Personal Law

As we receive an increasing number of queries in relation to wills and powers of attorney, it has become clear that the Covid-19 pandemic is encouraging people to forward plan.

While many head to the internet to find out what they need to do, it is important that you get clear, accurate and professional advice. Here are some common misconceptions:

I have a will so I don’t need a power of attorney.

A will is quite different from a power of attorney.  A power of attorney is a legal document that allows someone to make decisions for you, or act on your behalf, if you’re no longer able to or if you no longer want to make your own decisions. A will instructs how you would like your estate to be distributed and, if you are the parent or carer of a dependent, appoints a guardian to ensure for their care upon your passing.  It is important that you have both documents in place.

If I lose capacity then my other half can act for me.

This is not the case. If you lose capacity and you do not have a power of attorney in place, it may well be necessary to apply to the Court for a guardianship order. This is often time consuming and costly.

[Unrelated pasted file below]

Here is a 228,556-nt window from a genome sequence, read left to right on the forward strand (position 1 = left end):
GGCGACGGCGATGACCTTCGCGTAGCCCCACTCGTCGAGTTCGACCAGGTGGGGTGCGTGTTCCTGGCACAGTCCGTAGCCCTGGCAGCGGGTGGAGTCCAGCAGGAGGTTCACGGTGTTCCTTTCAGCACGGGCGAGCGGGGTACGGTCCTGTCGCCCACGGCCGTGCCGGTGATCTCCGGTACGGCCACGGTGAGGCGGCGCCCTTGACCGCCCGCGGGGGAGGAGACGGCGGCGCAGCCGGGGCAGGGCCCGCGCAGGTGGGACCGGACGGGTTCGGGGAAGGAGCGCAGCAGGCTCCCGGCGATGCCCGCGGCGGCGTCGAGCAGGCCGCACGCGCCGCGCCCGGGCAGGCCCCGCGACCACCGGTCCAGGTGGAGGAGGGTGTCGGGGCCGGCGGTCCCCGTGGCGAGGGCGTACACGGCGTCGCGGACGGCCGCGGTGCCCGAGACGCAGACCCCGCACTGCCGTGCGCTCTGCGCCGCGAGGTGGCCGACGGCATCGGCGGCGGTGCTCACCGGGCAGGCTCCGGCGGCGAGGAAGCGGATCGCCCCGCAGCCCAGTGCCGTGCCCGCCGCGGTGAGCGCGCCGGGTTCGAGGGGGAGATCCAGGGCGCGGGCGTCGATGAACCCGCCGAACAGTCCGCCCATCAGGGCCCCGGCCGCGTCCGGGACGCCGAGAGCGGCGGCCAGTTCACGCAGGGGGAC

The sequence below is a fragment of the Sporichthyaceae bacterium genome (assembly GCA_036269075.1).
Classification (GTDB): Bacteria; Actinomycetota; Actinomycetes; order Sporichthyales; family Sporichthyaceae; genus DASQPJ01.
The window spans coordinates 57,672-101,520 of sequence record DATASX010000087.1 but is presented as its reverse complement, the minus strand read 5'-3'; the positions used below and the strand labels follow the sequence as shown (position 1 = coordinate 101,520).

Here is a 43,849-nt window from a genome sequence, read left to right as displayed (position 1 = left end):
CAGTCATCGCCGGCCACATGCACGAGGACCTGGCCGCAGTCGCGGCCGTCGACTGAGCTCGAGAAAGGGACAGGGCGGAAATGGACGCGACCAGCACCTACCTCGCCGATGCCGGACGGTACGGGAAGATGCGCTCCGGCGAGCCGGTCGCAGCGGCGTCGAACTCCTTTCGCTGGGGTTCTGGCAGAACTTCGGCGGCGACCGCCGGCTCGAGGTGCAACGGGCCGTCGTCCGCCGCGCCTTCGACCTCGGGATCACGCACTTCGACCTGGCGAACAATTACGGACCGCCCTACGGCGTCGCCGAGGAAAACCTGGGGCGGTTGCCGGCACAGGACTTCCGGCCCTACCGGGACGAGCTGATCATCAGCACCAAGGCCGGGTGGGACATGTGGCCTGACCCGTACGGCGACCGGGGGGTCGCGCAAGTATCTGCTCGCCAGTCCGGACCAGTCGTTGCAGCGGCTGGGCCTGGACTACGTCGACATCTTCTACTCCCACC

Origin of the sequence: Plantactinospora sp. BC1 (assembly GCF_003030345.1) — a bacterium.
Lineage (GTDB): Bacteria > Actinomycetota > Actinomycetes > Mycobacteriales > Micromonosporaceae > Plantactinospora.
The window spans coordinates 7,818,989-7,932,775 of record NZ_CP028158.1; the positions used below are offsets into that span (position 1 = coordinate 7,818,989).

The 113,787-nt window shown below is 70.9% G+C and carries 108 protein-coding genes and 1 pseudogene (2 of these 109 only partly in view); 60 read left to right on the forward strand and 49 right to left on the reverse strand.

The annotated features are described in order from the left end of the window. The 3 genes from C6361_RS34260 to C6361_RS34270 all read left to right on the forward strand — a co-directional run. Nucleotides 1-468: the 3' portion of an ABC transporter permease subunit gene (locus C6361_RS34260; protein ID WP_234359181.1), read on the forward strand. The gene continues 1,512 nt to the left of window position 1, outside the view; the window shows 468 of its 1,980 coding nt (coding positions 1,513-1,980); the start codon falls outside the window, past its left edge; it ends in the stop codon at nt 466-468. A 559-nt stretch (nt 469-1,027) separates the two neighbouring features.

If I did lose capacity, then it would be easy to get a power of attorney in place.

Unfortunately, this is incorrect. The guardianship procedure explained above would apply.

The process of getting a power of attorney is costly and time consuming.

With the right advice, the process for putting a power of attorney in place is relatively quick and straight forward. In the current circumstances our team are aware that clients will want their instructions to be dealt with as quickly as possible and we will ensure we do what we can to help achieve this. It is usually possible to provide a fixed cost for powers of attorney.

I can prepare the power of attorney myself and don’t require to involve a solicitor.

We highly recommend that you get professional advice for something so important. In addition, the certificates attached to the powers of attorney need to be signed by either a solicitor or a doctor. We will discuss with you the best way of arranging this given the current situation and the recent Law Society of Scotland guidance on this issue.

It won’t happen to me.

Unfortunately, none of us can predict what is around the corner. Planning for you and your family’s future is the only way to ensure that your wishes are carried out.

Susanne Batchelor
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